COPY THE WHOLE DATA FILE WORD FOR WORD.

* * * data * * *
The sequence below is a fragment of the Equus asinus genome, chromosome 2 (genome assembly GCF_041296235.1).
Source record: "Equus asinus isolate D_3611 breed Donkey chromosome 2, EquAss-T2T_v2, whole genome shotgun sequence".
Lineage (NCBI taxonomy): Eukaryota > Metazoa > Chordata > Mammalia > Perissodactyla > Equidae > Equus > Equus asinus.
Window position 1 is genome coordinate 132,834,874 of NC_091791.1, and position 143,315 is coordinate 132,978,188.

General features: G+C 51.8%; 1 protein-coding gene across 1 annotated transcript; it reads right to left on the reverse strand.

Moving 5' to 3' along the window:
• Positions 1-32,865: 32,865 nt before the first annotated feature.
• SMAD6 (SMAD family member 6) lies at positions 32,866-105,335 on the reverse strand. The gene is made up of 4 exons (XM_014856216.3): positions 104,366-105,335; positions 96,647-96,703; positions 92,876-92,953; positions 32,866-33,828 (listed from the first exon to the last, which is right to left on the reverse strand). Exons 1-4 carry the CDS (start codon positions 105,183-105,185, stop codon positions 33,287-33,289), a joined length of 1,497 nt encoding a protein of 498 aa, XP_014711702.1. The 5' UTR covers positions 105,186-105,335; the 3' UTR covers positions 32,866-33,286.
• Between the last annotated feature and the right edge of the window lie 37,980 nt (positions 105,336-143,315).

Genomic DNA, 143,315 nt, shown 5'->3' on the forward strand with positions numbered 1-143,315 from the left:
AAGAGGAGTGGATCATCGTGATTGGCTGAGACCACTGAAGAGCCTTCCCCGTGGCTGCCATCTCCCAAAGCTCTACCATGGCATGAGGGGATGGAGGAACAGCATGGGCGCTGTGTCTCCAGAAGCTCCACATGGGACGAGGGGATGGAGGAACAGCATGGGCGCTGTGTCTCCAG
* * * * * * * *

The sequence below is a fragment of the Equus asinus genome, chromosome 2 (genome assembly GCF_041296235.1).
Source record: "Equus asinus isolate D_3611 breed Donkey chromosome 2, EquAss-T2T_v2, whole genome shotgun sequence".
Lineage (NCBI taxonomy): Eukaryota > Metazoa > Chordata > Mammalia > Perissodactyla > Equidae > Equus > Equus asinus.
Window position 1 is genome coordinate 132,834,874 of NC_091791.1, and position 143,315 is coordinate 132,978,188.

General features: G+C 51.8%; 1 protein-coding gene across 1 annotated transcript; it reads right to left on the reverse strand.

Moving 5' to 3' along the window:
• Positions 1-32,865: 32,865 nt before the first annotated feature.
• SMAD6 (SMAD family member 6) lies at positions 32,866-105,335 on the reverse strand. The gene is made up of 4 exons (XM_014856216.3): positions 104,366-105,335; positions 96,647-96,703; positions 92,876-92,953; positions 32,866-33,828 (listed from the first exon to the last, which is right to left on the reverse strand). Exons 1-4 carry the CDS (start codon positions 105,183-105,185, stop codon positions 33,287-33,289), a joined length of 1,497 nt encoding a protein of 498 aa, XP_014711702.1. The 5' UTR covers positions 105,186-105,335; the 3' UTR covers positions 32,866-33,286.
• Between the last annotated feature and the right edge of the window lie 37,980 nt (positions 105,336-143,315).

Genomic DNA, 143,315 nt, shown 5'->3' on the forward strand with positions numbered 1-143,315 from the left:
AAGAGGAGTGGATCATCGTGATTGGCTGAGACCACTGAAGAGCCTTCCCCGTGGCTGCCATCTCCCAAAGCTCTACCATGGCATGAGGGGATGGAGGAACAGCATGGGCGCTGTGTCTCCAGAAGCTCCACATGGGACGAGGGGATGGAGGAACAGCATGGGCGCTGTGTCTCCAG